D.A.D.S.

D.A.D.S.

In the spring of 2002, eight men met (some for the first time) in a restaurant in Indianapolis, IN. Brought together by the notion of their founder, Joe Meares, that as the fathers of children with Down syndrome, they could do more than just set up tables and cook hotdogs at their local Buddy Walks. What they experienced at that first meeting was an excitement and energy that carries through to this day; the idea that  fathers could make a significant contribution to improve the lives of their children – and all individuals with Down syndrome by working together within their local Down syndrome support organization.

Today, with the help of D.A.D.S. National, over 50 Down syndrome support organizations in the US and beyond have engaged and harnessed the horsepower of fathers through Dads Appreciating Down Syndrome. We are proud to be one of those organizations!

Dads Appreciating Down Syndrome, or D.A.D.S., is a group  of fathers of children who happen to have Down syndrome. We hesitate to call our self a “support group”, even though we do, in many ways, support each other.

The 3 foundational pillars of D.A.D.S. are SupportAction and Fellowship. You won’t find us in a church basement drinking warm coffee and whining about having children with Down syndrome. Instead, you’ll find us out in the community coaching our kids’ sports teams, participating in our children’s IEPs, volunteering at local Down syndrome fund-raising events, and even sponsoring fund-raising events of our own.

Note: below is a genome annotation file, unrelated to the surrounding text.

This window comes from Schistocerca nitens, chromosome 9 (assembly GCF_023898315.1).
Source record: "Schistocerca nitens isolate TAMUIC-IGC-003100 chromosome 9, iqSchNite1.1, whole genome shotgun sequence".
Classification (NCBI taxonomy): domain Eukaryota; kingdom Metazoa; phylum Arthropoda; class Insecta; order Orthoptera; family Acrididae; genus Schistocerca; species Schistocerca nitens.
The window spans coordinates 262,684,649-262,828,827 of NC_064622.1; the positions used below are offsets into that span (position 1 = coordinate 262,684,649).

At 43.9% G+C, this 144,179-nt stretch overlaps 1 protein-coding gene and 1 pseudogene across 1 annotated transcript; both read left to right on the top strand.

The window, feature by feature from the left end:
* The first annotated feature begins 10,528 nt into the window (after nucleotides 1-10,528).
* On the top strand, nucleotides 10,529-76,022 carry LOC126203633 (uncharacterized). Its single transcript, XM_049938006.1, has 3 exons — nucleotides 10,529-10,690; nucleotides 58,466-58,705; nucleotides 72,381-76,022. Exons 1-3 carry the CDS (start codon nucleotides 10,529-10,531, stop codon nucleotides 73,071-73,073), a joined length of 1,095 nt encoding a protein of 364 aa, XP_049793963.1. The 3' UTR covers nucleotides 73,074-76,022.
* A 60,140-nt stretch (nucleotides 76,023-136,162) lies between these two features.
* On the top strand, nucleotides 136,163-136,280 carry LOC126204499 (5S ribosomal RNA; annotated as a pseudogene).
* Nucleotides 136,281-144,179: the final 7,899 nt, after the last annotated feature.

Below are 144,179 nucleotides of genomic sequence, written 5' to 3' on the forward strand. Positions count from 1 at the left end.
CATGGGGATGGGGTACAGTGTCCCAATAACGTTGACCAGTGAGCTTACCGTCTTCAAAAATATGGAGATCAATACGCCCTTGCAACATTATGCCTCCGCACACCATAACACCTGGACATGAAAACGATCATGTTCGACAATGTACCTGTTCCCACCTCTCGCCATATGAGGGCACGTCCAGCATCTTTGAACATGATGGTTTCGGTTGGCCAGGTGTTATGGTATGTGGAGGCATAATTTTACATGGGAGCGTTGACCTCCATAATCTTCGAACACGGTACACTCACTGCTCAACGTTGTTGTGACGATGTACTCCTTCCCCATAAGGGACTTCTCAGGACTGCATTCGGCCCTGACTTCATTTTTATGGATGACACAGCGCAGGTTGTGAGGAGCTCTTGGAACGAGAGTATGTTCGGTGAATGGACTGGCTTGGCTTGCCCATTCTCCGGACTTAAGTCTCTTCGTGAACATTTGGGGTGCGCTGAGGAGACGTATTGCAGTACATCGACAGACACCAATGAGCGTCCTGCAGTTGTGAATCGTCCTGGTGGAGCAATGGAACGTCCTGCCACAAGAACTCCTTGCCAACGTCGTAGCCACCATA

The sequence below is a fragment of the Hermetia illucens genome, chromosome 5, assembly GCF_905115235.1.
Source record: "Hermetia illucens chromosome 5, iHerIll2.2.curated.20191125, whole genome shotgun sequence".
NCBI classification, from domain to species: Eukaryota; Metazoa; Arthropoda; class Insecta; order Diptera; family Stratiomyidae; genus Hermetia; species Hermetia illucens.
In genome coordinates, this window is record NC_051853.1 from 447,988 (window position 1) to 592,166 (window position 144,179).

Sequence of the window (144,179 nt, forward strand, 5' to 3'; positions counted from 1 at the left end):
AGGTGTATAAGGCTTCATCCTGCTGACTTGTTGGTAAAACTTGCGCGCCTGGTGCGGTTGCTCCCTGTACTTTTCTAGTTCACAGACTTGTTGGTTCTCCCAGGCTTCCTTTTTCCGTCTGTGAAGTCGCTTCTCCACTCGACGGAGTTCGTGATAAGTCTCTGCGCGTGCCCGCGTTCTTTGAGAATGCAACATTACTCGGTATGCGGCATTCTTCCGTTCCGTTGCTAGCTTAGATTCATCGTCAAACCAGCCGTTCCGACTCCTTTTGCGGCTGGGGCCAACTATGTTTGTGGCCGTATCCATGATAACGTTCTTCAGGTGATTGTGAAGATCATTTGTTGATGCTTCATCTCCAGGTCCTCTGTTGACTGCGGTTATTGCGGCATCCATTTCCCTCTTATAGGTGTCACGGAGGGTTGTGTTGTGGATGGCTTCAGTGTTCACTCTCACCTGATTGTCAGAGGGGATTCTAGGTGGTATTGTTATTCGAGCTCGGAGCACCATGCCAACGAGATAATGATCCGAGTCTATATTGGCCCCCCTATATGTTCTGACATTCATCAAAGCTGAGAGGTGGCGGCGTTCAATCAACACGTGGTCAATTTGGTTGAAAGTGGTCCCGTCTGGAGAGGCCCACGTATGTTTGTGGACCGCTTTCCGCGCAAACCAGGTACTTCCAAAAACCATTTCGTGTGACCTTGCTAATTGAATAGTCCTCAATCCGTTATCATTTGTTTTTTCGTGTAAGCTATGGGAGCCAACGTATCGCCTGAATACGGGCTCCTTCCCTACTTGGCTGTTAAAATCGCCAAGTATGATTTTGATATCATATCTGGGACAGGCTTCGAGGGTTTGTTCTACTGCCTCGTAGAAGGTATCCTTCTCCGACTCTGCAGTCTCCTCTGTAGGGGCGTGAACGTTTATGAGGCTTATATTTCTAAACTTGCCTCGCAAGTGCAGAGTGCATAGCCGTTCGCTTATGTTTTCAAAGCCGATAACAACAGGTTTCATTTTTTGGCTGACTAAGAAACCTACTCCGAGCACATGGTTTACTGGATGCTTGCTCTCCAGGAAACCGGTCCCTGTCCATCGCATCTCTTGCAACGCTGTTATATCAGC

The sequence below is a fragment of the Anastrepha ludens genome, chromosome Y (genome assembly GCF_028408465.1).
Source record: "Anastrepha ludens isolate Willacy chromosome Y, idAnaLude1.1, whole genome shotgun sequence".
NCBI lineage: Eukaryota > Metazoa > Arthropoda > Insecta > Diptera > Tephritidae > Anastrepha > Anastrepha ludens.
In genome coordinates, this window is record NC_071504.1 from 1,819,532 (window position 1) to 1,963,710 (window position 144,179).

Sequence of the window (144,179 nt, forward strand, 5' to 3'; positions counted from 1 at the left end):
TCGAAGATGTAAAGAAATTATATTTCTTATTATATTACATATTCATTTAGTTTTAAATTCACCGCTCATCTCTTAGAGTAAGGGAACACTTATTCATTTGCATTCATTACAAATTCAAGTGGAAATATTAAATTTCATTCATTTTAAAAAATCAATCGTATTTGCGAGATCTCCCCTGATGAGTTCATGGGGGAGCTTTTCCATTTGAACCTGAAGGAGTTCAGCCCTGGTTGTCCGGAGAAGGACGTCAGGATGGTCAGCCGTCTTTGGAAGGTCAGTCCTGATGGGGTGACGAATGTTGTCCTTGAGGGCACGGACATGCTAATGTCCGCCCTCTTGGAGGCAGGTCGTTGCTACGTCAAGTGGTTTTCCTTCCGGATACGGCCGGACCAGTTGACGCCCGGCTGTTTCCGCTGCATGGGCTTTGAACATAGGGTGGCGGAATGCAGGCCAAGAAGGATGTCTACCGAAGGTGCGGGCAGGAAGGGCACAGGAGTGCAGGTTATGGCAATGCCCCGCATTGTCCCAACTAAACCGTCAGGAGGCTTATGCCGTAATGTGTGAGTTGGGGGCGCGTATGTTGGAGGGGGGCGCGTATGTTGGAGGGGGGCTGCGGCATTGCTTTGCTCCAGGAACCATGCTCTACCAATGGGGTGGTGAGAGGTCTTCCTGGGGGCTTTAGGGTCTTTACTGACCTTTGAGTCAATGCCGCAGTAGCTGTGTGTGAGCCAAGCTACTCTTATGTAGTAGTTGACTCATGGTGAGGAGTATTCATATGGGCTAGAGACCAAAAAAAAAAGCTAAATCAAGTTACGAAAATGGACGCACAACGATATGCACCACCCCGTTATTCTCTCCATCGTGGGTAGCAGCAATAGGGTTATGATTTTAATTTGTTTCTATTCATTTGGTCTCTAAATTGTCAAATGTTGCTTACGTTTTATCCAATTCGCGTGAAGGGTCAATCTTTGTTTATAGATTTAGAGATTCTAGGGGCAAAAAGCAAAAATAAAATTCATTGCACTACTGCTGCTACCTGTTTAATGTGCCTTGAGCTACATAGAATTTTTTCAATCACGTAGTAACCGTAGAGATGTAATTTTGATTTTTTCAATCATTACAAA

The cornerstone of D.A.D.S. groups is the monthly meeting where members come together to share insights and experiences. Face it: there are certain responsibilities that generally fall on the shoulders of the father. Having a child with special needs often affects how we approach those responsibilities.

We invite expert speakers to discuss medical, educational, financial, social, and any other issues that affect our children’s lives. And of course, we share stories and experiences that are unique to fathers of children with Down syndrome. Your colleagues at the office may not understand your excitement when your 5 yr old makes “poopie” on the toilet for the first time, but other D.A.D.S. will, because we’ve all been there.

If you would like more information about our D.A.D.S. group, please complete the form below, or email us at dads@dsmaine.org

 

 

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